In an article from The Coast Dispatch dated August 6, 1936, Arthur Main, San Dieguito’s first principal, wrote: “The proposed new San Dieguito Union High School is more than a group of school buildings, it is the embodiment of a definite educational program.” Accompanying the article, a map of campus shows the first dream of a school that looks familiar to the legions of those whose lives have passed through our breezeways.
This campus has been the home to students for nearly eight decades, and as I look around my office, the same office principals have been sitting in since the Roosevelt administration, it’s with a feeling not unlike what I imagine sea captains experience as they step into the cabin of an august sailing ship, appreciating the rich history around them, even as they plot a course toward the future.
Over the next few months I’ll spend some time celebrating this deep history of our school. If the walls that architect Lilian Rice designed could talk, the stories they would tell.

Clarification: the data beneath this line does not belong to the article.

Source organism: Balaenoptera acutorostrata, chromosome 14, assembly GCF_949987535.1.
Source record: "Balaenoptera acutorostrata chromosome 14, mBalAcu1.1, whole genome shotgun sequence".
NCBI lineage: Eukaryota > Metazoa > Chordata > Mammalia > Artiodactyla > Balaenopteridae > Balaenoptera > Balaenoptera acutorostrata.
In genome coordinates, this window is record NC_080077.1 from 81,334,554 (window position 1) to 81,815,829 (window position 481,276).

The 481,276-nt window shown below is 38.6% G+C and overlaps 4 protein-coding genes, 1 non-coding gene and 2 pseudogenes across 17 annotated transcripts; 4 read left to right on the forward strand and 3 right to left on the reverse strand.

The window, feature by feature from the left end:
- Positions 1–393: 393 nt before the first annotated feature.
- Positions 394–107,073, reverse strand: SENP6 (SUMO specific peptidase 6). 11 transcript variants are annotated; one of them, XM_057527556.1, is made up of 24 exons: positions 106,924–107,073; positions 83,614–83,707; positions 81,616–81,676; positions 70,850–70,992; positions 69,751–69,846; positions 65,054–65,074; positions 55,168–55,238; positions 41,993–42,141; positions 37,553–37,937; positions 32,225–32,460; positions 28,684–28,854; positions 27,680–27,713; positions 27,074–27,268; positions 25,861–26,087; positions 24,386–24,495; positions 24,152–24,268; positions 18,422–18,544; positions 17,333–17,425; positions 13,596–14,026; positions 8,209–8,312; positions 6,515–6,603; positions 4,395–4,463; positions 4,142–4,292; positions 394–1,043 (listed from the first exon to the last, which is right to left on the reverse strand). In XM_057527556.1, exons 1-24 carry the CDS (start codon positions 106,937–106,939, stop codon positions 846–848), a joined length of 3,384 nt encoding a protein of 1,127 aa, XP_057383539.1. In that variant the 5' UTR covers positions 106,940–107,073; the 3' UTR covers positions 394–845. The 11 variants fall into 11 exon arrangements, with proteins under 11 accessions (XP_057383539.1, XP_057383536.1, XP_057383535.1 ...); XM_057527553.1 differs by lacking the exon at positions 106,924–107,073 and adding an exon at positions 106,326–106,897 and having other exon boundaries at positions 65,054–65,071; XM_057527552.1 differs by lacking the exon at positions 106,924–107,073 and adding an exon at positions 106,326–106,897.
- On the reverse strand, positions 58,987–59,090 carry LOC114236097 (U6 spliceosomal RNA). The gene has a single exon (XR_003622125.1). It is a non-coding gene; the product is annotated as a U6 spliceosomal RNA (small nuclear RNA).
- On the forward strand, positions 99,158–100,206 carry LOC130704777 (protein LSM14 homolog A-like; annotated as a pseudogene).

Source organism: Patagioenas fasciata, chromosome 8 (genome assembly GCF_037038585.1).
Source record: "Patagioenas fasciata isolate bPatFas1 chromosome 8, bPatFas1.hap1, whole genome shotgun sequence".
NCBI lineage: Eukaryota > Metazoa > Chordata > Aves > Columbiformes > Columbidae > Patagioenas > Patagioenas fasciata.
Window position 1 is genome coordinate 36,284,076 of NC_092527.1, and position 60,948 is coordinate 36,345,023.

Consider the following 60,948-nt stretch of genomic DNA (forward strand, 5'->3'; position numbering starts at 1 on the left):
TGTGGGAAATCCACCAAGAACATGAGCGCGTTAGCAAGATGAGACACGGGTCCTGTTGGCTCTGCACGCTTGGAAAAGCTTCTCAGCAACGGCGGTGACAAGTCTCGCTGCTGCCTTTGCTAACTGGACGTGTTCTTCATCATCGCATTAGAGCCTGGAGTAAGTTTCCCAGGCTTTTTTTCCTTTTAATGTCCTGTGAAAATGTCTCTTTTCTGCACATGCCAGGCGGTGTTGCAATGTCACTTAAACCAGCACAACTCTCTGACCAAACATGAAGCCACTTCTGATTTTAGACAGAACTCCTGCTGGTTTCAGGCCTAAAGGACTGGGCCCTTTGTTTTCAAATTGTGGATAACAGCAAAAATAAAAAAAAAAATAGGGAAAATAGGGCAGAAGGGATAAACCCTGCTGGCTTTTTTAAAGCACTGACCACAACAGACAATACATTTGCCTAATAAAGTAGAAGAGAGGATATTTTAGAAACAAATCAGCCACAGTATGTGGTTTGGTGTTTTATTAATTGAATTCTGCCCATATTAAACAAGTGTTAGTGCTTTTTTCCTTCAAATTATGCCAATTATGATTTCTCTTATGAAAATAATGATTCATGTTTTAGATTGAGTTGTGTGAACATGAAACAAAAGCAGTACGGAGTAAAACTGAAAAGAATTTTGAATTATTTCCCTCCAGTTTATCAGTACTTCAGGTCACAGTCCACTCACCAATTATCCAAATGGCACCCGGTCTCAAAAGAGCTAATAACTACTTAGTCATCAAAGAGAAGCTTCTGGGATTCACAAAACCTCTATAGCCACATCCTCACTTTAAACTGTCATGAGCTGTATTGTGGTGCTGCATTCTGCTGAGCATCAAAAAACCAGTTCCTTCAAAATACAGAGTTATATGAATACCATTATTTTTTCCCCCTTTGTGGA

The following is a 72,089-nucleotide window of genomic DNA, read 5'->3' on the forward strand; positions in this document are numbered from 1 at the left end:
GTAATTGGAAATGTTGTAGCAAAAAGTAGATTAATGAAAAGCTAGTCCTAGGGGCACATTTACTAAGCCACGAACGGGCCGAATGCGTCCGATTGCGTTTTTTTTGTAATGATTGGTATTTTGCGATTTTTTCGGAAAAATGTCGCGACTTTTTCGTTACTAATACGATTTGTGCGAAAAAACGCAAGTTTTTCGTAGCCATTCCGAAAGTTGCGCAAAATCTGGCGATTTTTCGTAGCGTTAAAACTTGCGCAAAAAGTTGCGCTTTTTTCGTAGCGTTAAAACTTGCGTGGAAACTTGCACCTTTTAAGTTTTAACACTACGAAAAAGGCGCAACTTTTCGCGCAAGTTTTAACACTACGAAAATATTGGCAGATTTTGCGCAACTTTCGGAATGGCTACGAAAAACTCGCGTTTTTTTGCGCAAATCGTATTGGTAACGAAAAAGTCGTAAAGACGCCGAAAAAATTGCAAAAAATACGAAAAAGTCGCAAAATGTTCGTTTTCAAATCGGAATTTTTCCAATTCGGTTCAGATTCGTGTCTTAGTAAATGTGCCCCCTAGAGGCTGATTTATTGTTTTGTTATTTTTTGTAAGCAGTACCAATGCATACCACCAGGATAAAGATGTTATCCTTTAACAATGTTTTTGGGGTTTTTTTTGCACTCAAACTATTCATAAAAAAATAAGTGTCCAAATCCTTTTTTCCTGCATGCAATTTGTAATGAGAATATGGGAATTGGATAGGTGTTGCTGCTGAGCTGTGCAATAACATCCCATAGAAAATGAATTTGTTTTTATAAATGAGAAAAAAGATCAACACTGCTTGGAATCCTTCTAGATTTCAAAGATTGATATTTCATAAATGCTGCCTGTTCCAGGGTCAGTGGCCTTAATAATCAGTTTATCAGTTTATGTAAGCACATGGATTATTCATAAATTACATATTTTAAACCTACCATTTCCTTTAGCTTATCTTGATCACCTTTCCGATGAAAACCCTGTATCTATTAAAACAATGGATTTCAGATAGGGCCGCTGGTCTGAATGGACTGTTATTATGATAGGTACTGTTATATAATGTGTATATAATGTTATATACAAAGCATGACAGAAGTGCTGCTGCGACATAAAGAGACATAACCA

It’s my hope to tell a few.
Working roughly chronologically, I’ll draw stories from the opening of San Dieguito in 1936 through the decades to today. I’ll interview graduates from every decade, share highlights from yearbooks, and delve into some of the hidden corners of our school’s story.
That said, I’m no historian; I’m a principal, accused of being more poetic than any good chronicler should be, and the more I looked at the history of San Dieguito, the more I realized that every year had enough stories for a book and every student’s life could fill a library. My small contributions to the celebration of our school are mere snapshots in the greater album of San Dieguito.
For those looking for a more formal history of our school, I’d point to our Foundation, whose alumni website has great links to historical articles and even a digital archive of student newspapers. I talked at length to Bonnie Wren in the Foundation office and through her have met some of the most amazing alumni in the universe.
I’m shooting for a post about our school’s rich history going up at the end of every week or so, but then again I’ve got a school to run, so if that pace isn’t kept please know it’s because this beautiful place (in its present incarnation) has my attention.
Arthur Main started writing about San Dieguito in 1936; I’m just keeping up that tradition.